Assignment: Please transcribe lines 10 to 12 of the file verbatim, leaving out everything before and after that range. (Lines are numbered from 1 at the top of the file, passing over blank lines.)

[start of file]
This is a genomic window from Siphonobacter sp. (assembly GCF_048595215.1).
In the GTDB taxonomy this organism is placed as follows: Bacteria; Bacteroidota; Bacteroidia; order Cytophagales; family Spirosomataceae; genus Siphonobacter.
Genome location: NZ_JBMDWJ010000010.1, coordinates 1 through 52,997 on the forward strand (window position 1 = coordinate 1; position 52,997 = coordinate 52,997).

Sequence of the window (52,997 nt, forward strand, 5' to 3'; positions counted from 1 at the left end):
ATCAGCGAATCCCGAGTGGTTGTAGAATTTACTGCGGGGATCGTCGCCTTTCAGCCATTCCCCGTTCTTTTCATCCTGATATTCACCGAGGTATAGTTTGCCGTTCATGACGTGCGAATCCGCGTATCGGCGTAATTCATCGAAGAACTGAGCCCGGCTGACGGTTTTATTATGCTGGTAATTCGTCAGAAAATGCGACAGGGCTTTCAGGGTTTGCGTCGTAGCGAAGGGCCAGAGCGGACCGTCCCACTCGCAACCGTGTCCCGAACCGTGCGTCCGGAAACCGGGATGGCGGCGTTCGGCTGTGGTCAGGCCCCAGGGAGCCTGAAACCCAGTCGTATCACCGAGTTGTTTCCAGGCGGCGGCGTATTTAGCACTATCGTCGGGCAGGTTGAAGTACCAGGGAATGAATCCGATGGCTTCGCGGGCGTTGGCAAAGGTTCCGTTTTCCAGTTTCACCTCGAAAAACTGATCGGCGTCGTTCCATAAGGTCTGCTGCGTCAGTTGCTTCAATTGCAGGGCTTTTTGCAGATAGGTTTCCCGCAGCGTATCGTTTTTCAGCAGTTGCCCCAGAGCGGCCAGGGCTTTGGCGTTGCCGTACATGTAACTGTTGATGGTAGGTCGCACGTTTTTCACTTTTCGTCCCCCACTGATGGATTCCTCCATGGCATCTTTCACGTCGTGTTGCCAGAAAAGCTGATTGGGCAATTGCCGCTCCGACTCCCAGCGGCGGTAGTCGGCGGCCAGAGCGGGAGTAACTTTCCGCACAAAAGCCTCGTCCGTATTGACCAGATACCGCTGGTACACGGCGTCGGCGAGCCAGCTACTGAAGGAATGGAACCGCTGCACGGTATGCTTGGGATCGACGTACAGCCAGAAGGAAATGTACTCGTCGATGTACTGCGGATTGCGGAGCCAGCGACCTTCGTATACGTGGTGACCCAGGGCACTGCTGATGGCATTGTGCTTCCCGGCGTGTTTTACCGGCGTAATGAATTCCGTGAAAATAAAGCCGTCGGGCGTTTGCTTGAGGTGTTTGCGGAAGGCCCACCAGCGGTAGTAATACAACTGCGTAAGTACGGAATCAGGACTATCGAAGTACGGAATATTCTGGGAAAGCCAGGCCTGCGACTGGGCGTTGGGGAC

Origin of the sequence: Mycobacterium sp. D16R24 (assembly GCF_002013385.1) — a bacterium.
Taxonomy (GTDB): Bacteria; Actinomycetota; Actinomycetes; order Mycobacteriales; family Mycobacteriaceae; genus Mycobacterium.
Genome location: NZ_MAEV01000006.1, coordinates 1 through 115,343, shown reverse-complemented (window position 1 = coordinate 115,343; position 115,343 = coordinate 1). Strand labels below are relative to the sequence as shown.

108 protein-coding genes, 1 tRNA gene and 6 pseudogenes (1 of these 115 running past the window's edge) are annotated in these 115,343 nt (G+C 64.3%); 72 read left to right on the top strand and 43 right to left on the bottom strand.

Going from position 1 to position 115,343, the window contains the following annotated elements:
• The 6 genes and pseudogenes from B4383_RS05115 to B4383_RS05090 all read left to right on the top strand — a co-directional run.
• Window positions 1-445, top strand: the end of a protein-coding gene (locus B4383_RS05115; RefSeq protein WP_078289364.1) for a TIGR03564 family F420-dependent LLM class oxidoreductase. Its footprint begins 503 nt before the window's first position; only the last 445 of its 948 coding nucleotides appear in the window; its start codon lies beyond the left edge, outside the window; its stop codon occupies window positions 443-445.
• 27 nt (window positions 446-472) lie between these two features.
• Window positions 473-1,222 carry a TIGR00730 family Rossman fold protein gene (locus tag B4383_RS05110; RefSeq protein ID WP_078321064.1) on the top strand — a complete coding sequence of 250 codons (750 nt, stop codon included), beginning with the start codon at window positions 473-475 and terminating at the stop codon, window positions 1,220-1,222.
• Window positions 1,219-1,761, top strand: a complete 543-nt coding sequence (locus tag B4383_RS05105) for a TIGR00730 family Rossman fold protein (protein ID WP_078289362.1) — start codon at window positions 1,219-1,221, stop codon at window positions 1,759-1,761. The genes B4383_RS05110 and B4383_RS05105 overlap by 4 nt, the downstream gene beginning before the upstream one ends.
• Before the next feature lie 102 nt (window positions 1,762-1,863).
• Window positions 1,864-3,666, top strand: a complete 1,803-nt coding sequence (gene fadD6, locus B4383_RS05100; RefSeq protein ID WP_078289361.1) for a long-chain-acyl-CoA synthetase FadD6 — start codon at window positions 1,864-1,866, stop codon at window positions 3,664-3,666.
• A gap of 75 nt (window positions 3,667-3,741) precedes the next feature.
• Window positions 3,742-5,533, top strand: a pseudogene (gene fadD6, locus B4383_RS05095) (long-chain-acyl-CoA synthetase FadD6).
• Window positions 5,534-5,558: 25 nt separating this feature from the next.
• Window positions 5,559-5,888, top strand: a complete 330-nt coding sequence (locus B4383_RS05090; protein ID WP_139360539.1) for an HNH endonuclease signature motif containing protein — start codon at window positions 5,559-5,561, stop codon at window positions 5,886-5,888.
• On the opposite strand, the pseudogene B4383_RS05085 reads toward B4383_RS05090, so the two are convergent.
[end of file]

Going from position 1 to position 115,343, the window contains the following annotated elements:
• The 6 genes and pseudogenes from B4383_RS05115 to B4383_RS05090 all read left to right on the top strand — a co-directional run.
• Window positions 1-445, top strand: the end of a protein-coding gene (locus B4383_RS05115; RefSeq protein WP_078289364.1) for a TIGR03564 family F420-dependent LLM class oxidoreductase. Its footprint begins 503 nt before the window's first position; only the last 445 of its 948 coding nucleotides appear in the window; its start codon lies beyond the left edge, outside the window; its stop codon occupies window positions 443-445.